Century Film Project

Celebrating the movies our ancestors loved

Tag: Balkan Wars

October, 1914

Belgian troops defend Antwerp

Belgian troops defend Antwerp

The news 100 years ago was pretty dominated by the First World War (especially in participating countries), which was underway for good by now.

As usual, let’s start by getting war news out of the way. Much of it can be summarized by saying that things weren’t going as well for either side as their military experts had predicted only two months earlier:

World War One: After a long siege, the city of Antwerp in Belgium falls to German troops, October 9-10.

The Battle of the Yser, from October 16-31, in which Belgian troops make a heroic stand against the German invaders, tying up troops that had been intended to fight in France.

The First Battle of Ypres, also in Belgium, breaks out on October 19, between German and Allied troops, significantly including much of the British regular army, which suffered crushing losses.

On the Eastern front, the Battle of the Vistula River ends in Russian victory at Warsaw.

In the Balkans, Greek forces, with Allied encouragement, invade and occupy the short-lived Autonomous Republic of Northern Epirus.

Religion: October 2, the first date predicted by the Watchtower Society (or Jehovah’s Witnesses) comes and goes without witnessing the end of the world or the coming of Christ’s Kingdom on Earth. The Society will begin its long-standing practice of reinterpreting its own interpretations of scripture to explain this

Disasters: in Turkey near Lake Burdur, an earthquake estimated as 7.0 on the Richter scale hits on October 7, starting fires that will destroy 17,000 homes.

Crime: Gavrilo Princip is sentenced for the Assassination of Archduke Ferdinand on October 28. Because he was a minor at the time, he receives 20 years imprisonment instead of the death sentence.

Sports: the Boston Braves beat the Philadelphia Athletics in a four-game World Series, from October 9-13.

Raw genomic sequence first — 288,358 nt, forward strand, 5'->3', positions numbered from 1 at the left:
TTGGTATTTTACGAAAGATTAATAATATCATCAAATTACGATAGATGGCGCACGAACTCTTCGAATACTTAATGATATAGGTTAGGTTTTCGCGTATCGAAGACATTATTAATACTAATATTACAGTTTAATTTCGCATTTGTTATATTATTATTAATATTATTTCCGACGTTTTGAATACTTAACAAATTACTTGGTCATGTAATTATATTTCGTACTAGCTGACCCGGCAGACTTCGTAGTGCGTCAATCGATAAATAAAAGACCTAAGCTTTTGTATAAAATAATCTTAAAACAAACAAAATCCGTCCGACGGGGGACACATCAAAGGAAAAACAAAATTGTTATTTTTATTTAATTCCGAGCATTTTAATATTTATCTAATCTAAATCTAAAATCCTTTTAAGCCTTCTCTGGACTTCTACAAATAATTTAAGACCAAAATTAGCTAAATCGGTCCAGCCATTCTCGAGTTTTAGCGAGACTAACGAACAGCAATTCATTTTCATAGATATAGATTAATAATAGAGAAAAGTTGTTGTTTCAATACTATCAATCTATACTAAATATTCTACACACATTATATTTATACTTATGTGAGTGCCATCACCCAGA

Movies: releases of “His Majesty, the Scarecrow of Oz” (October 14), “Mabel’s Blunder” (October 14) and “What’s Her Name,” directed by Cecil B. DeMille (October 22).

Births: Actor Jackie Coogan (who starred with Chaplin in the title role of “The Kid” and would grow up to be Uncle Fester on the original “Addams Family” TV show) is born on October 26. Anna Wing (from Britain’s “EastEnders” and also a small role in the “Doctor Who” episode “Kinda”) and Ruth Hussey (best known for her role in “The Philadelphia Story” and who also starred in “The Uninvited,” a 40’s ghost story) are both born on October 30.

Deaths: Gustav Wied, Danish writer, died on October 24.

May, 1914

Africans exhibited at the 1914 Jubilee Exhibition in Christiania (Oslo), Norway. Image from Oslo Museum,  licensed under the Creative Commons Attribution-Share Alike 3.0 Norway license.

Africans exhibited at the 1914 Jubilee Exhibition in Christiania (Oslo), Norway. Image from Oslo Museum, licensed under the Creative Commons Attribution-Share Alike 3.0 Norway license.

Here’s a roundup of what took place during the month of May in 1914.

Politics: On May 1, President Yuan Shikai replaces China’s constitution with a new “consitutional compact,” giving himself dictatorial powers. He justifies this by pointing to the many corruptions and inefficiencies of democratic government in China.

Spectacle: In honor of the centenary of their Constitution, Norwegians hold a “Jubilee Exhibition” in Kristiana, opening on May 5. One of its major features is a “Kongo Village” in which native Africans could be seen. This was not the first time Africans had visited Norway, but it was a very rare opportunity for everyday Norwegians to encounter them in person and see their “exotic” lifestyle.

Women: On May 6th, the British House of Lords rejects Women’s Suffrage

Holidays: On May 14, President Woodrow Wilson signed a proclamation making Mother’s Day officially a national holiday.

Diplomacy: On May 17, the Protocol of Corfu was signed by the Albanian Government and the Provisional Government of Northern Epirus. This is another effort (see previous months) to stabilize the situation in Southeastern Europe subsequent to the Balkan Wars of 1912-1913, which had created various tensions between regional governments and minority populations. In this case, many Greeks living in Northern Epirus had rebelled against Albanian rule, leading to an agreement to limited autonomy, ratified in this document, which was never fully implemented, due to the outbreak of World War One later in 1914.

Business: On May 21, failed car salesman Carl Erick Wickman begins using his show car to transport workers in Hibbing, Minnesota to and from mines for 15 cents a ride. This is the birth of Greyhound Bus Lines.

Disasters: The ocean liner “Empress of Ireland” collides with the Norwegian vessal “SS Storstad” in the early hours of May 29 in the Gulf of St. Lawrence, leading to a loss of more than 1000 lives.

Opera: The opera Mârouf, savetier du Caire (Marouf, Cobbler of Cairo) by Henri Ribaud opens May 15 in Paris. This will be Ribaud’s most popular opera, based on a tale from The Arabian Nights and using “oriental” themes in the music.

Movies: The release of “The Master Mind” is May 11, and “Mr. Barnes of New York” is also in May, 1914.

Births: Tyrone Power, who would star in “The Mark of Zorro” and “The Black Swan” is born on May 5, and Lilli Palmer, later to appear in “Mädchen in Uniform” and “Body and Soul,” born on May 21.